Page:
The national conversation surrounding the Competency-Based Curriculum (CBC) suggests that public anxiety over the state of our education is at an all-time high.
It has been said that the Kenya Kwanza government’s position on the CBC will be influenced by public views, but this has not stopped ongoing discussion regarding the prospect of returning to the 8-4-4 system.
The possibility of undoing the progress made since the introduction of the CBC in 2017 is what has education stakeholders uneasy.
The goal of education globally has historically changed in response to societal demands. The fundamental goals of education have included everything from teaching young people about religious beliefs to training them to live in a democracy, absorbing immigrants into society, and preparing workers for the industrialised workplace.
Here, as teachers prepare young people for their futures in a world that is rapidly changing, what is the goal? To create adults who can compete in a global economy? To create lifelong learners? To create emotionally healthy adults who can engage in meaningful relationships? Yes.
8-4-4’s inefficiencies served as the catalyst for the present reform effort. On several levels, the system was defective and burdensome for both teachers and students. High teacher-learner ratios, lack of teaching and learning resources, socioeconomic factors, and teachers who were underprepared due to inadequate training were all identified as barriers to the success of 8-4-4.
In recent years, 8-4-4’s flaws led to over half a million learners missing out annually when it comes to securing government-sponsored university slots.
Data released by the Ministry of Education early this year indicated that 563,479 students who sat for the Kenya Certificate of Secondary Examination – the university entry-level test – had to seek self-sponsored places in technical and vocational education and training institutions.
In comparison, the new curriculum brings a major shift in the education sector. The proposals in the new system are a positive move towards developing a holistic individual who is vast in theory and application at the same time.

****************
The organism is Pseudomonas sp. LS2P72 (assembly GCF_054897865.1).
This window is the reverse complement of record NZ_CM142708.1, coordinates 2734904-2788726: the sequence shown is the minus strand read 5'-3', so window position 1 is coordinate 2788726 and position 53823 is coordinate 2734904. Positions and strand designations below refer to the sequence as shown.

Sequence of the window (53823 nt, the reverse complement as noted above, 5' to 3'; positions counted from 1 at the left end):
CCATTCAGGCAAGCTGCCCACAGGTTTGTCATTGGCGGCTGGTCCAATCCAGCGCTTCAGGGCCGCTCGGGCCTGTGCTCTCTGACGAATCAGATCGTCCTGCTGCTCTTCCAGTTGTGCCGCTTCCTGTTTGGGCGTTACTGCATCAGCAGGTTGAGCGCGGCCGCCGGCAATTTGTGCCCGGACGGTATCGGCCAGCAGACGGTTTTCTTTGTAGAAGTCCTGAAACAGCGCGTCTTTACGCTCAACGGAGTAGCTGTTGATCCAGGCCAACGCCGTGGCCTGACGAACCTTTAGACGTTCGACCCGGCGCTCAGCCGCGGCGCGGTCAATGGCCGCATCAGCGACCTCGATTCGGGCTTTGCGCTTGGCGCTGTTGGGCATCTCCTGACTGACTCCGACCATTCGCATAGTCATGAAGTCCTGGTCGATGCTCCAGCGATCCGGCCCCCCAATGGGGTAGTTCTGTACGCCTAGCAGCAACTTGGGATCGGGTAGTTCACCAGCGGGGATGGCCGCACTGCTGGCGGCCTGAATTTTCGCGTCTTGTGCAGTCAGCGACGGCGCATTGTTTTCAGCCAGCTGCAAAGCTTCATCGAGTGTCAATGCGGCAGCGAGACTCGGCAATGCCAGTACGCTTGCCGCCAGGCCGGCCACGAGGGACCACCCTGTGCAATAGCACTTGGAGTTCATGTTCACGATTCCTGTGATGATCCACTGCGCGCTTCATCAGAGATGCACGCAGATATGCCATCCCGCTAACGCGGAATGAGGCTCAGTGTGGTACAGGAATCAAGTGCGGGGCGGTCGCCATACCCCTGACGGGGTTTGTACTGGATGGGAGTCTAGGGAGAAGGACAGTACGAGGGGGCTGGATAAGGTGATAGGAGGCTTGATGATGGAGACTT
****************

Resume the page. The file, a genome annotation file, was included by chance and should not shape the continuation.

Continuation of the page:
Competency-based learning refers to the idea that students become competent in whatever they learn and can apply it. Being competent does not imply being an expert in a field. Rather, it indicates that one has attained the practical skills and knowledge required to perform the task or provide service to an industry – and customer- of acceptable quality.
Kenya Women Teachers Association (KEWOTA) reaffirms its support for education reforms because they afford our country an opportunity to revisit, revise and appraise our education system and curriculum periodically. Our position is informed by the fact that teachers are the unsung heroes of our society and represent hope for Kenya’s future as a nation.
Given the emerging challenges, it is inevitable to incorporate CBC into teacher education programmes to improve pedagogical abilities and subject-matter expertise.
Schools provide a stimulating and supportive environment for child development; they teach students the skills needed to participate in social, political and economic life and they help to mitigate historical and systemic socio-economic inequality.
We call upon the government to send a message to the education stakeholders that they are “in the same team, in the same boat, facing the same fate”.
Establishing that connection with stakeholders creates the path of least resistance. We welcome stakeholder views that enable the government make that vital connection. Let stakeholders know that the government is with them.
I believe that a reform process led by experts, based on evidence, and insulated from political interference will improve CBC. If the process is sound, the outcome will be too.
Beginning with the curriculum overhaul in 1985, the Koech Report in 1999, the government’s creation of the working party on education and training for the following decade and beyond in 1988, and most recently the implementation of the Totally Integrated Quality Education and Training (TIQET) in 2013, the long-held vision is that each generation would leave a better education system for the next. Will this generation be the one that drops the ball? Let’s hope not.